BioCryst Pharmaceuticals has received an additional $2.5 million in federal funding to further develop a treatment for Marburg virus disease.
The Durham drug development company announced Monday that the National Institute of Allergy and Infectious Diseases has exercised its option to provide additional funding on top of the $5 million it awarded BioCryst in September. The new funding aims to enable BioCryst to advance the development of its experimental treatment to the point that it can submit an investigational new drug application, which is required before clinical trials can begin.
NAID, which is part of the National Institutes of Health, eventually could provide up to $22 million in funding for the experimental drug, BCX4430, if it exercises all its options.
Marburg virus disease, discovered in 1967, is a rare, potentially fatal hemorrhagic fever with symptoms similar to the Ebola virus disease.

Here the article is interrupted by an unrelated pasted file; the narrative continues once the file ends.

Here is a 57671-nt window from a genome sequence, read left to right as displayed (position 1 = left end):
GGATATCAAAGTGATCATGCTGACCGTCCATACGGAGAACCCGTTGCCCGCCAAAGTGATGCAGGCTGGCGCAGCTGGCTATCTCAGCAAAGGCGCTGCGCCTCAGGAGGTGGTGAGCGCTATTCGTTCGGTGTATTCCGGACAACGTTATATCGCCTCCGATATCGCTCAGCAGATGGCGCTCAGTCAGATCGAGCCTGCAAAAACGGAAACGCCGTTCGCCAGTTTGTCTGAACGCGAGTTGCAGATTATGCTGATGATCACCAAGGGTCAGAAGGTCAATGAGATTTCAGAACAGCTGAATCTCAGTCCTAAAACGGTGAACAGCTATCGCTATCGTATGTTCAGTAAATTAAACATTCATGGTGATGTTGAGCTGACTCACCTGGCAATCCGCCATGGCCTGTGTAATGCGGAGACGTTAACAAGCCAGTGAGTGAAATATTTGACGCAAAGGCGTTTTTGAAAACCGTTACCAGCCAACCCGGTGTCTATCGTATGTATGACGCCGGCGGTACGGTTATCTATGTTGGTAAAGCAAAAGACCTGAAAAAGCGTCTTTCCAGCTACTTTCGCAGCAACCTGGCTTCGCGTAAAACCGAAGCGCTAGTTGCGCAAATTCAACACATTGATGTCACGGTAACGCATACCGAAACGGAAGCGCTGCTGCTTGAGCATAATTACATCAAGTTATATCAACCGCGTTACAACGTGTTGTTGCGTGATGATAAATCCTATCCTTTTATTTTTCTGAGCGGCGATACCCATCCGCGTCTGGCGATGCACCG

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BioCryst has no drugs available in the U.S. but announced earlier this month that it has submitted a new drug application for its flu treatment Peramivir.
That marked a remarkable turnaround from earlier in the year, when the company suspended development of Peramivir in the wake of inconclusive test results. But the company reversed course after federal regulators outlined a path for filing a new drug application for Peramivir, whose development received $235 million in funding from the federal government.
BioCryst shares were trading at $7.65, up 15 cents, Monday afternoon. Its shares have risen more than 400 percent this year.